Other Names for this Disease
- 3-methylglutaconic aciduria type II
- MGA type II
- Cardioskeletal myopathy with neutropenia and abnormal mitochondria
- 3-methylglutaconic aciduria type 2
See Disclaimer regarding information on this site. Some links on this page may take you to organizations outside of the National Institutes of Health.
On this page
Barth syndrome is caused by mutations in the TAZ gene, which is located on the X chromosome. The TAZ gene provides "instructions" for a group of proteins called tafazzins that serve at least two functions. First, these proteins play a role in the maintenance of the inner membranes of structures inside cells called mitochondria. Cells depend on mitochondria to produce the energy they need. Tafazzins are supposed to make sure that the concentration of a specific fat (cardio-lipin) is sufficient to maintain energy production inside the mitochondria. Tafazzins also promote the development of bone cells. Mutations in the TAZ gene that cause Barth syndrome disrupt the protein's ability to function correctly, thereby causing the signs and symptoms of Barth syndrome.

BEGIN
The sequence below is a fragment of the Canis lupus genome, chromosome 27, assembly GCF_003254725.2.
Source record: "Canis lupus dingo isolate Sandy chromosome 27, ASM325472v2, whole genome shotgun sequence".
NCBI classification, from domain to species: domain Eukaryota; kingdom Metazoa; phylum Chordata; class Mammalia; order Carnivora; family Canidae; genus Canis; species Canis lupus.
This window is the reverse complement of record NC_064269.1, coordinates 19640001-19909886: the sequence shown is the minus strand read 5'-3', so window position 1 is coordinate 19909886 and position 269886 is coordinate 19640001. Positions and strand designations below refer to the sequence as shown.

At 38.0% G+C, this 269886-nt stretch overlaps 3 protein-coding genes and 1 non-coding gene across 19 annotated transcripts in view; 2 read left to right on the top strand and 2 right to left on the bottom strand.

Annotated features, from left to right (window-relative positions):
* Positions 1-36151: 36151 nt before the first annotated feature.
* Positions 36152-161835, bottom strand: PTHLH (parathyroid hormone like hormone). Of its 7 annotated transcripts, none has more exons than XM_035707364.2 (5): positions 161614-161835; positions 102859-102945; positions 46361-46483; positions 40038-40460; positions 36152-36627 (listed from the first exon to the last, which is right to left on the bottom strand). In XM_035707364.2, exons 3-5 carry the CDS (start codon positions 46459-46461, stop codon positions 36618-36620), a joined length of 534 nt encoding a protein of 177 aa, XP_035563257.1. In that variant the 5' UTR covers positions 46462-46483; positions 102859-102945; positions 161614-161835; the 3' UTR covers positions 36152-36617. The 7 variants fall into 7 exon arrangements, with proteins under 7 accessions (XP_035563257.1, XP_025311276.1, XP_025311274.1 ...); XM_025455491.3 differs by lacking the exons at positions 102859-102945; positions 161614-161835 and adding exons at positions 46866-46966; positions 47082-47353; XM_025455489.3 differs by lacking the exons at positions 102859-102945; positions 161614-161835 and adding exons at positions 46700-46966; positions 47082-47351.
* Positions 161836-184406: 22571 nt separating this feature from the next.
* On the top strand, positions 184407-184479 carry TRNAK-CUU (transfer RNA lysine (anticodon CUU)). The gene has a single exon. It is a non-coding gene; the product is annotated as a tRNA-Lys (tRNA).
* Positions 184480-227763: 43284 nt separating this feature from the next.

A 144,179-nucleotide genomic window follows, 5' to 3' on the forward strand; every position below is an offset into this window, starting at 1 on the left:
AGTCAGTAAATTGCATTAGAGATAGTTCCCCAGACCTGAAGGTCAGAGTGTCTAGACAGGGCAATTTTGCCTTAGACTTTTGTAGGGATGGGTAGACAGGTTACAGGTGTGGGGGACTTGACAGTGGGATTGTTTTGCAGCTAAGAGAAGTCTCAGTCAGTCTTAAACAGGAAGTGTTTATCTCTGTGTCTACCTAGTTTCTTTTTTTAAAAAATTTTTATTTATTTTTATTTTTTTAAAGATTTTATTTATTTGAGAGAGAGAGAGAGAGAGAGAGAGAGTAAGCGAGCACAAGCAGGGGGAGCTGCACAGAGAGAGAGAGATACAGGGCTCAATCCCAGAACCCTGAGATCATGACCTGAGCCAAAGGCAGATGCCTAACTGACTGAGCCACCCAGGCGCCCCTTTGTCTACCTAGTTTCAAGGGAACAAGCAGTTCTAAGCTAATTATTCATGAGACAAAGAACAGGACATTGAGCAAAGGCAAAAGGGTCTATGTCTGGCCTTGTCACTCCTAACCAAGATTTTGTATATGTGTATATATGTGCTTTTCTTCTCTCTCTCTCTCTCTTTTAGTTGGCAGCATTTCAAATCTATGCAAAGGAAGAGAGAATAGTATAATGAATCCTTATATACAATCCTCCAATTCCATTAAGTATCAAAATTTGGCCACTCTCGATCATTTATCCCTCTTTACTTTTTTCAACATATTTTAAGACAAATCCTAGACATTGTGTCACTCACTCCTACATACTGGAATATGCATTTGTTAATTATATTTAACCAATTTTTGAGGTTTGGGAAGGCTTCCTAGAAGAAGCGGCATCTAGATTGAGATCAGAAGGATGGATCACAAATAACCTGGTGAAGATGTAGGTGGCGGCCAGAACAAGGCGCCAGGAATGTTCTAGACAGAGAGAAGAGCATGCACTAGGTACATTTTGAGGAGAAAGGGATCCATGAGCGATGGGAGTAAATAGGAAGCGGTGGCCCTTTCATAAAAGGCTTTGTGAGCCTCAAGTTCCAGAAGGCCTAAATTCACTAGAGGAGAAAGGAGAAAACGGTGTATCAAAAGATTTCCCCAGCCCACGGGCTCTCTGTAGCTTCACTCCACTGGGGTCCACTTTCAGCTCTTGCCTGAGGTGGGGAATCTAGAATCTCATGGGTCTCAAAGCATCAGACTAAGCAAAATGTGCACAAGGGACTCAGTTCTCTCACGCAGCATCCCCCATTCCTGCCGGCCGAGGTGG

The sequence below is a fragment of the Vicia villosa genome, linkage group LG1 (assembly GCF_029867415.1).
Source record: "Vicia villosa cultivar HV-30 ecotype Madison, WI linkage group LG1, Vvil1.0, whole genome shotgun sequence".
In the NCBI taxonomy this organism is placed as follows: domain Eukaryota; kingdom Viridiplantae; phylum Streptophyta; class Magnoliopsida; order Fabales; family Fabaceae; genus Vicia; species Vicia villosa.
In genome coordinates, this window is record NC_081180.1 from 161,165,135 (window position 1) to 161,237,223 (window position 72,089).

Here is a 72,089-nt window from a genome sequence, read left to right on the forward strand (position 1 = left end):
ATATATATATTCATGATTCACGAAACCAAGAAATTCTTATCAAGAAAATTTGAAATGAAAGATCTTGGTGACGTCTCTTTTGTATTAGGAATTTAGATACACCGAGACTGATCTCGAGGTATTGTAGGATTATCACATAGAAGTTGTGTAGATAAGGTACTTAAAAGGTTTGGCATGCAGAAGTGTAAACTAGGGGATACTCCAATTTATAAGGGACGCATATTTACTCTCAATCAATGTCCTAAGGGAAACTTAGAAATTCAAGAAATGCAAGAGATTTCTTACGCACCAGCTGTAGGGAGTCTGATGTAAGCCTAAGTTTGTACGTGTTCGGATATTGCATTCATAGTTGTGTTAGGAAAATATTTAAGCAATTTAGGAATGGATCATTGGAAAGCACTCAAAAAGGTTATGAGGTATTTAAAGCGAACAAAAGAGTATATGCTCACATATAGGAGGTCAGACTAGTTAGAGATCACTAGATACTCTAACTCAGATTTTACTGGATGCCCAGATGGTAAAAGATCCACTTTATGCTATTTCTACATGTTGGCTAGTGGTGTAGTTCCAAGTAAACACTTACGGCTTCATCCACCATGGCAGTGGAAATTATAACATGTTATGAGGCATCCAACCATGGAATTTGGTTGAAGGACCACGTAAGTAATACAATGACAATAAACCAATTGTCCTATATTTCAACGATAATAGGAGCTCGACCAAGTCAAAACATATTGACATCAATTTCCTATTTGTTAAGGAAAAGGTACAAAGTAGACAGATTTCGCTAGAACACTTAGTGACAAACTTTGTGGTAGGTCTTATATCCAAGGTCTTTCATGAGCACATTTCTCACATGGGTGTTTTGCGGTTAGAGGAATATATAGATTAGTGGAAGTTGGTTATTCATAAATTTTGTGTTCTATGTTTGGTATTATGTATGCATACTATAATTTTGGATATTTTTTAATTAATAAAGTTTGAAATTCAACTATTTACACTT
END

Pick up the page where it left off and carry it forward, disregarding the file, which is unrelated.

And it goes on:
Last updated: 6/3/2011
- Barth Syndrome. NORD. September 17, 2007; http://www.rarediseases.org/rare-disease-information/rare-diseases/byID/1116/viewAbstract. Accessed 6/3/2011.